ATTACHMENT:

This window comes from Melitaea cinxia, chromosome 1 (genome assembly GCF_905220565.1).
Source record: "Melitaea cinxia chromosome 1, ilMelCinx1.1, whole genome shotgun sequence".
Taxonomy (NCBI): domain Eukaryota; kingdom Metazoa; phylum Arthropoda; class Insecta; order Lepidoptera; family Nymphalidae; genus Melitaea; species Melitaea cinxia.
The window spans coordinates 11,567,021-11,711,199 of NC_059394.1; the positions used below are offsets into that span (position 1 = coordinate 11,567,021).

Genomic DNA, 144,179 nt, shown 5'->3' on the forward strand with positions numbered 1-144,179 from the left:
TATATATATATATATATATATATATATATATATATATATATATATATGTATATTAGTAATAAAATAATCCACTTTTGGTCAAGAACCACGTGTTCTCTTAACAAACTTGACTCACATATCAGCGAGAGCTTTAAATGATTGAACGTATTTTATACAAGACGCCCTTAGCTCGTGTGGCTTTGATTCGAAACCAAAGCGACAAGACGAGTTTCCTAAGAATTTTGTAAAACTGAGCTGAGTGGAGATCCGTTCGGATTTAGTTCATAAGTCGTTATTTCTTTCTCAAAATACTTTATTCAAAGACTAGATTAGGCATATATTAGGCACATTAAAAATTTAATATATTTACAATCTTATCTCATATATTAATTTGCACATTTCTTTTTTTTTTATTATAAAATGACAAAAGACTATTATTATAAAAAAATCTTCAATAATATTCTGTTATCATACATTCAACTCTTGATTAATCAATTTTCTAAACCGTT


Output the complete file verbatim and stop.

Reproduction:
This window comes from Melitaea cinxia, chromosome 1 (genome assembly GCF_905220565.1).
Source record: "Melitaea cinxia chromosome 1, ilMelCinx1.1, whole genome shotgun sequence".
Taxonomy (NCBI): domain Eukaryota; kingdom Metazoa; phylum Arthropoda; class Insecta; order Lepidoptera; family Nymphalidae; genus Melitaea; species Melitaea cinxia.
The window spans coordinates 11,567,021-11,711,199 of NC_059394.1; the positions used below are offsets into that span (position 1 = coordinate 11,567,021).

Genomic DNA, 144,179 nt, shown 5'->3' on the forward strand with positions numbered 1-144,179 from the left:
TATATATATATATATATATATATATATATATATATATATATATATATGTATATTAGTAATAAAATAATCCACTTTTGGTCAAGAACCACGTGTTCTCTTAACAAACTTGACTCACATATCAGCGAGAGCTTTAAATGATTGAACGTATTTTATACAAGACGCCCTTAGCTCGTGTGGCTTTGATTCGAAACCAAAGCGACAAGACGAGTTTCCTAAGAATTTTGTAAAACTGAGCTGAGTGGAGATCCGTTCGGATTTAGTTCATAAGTCGTTATTTCTTTCTCAAAATACTTTATTCAAAGACTAGATTAGGCATATATTAGGCACATTAAAAATTTAATATATTTACAATCTTATCTCATATATTAATTTGCACATTTCTTTTTTTTTTATTATAAAATGACAAAAGACTATTATTATAAAAAAATCTTCAATAATATTCTGTTATCATACATTCAACTCTTGATTAATCAATTTTCTAAACCGTT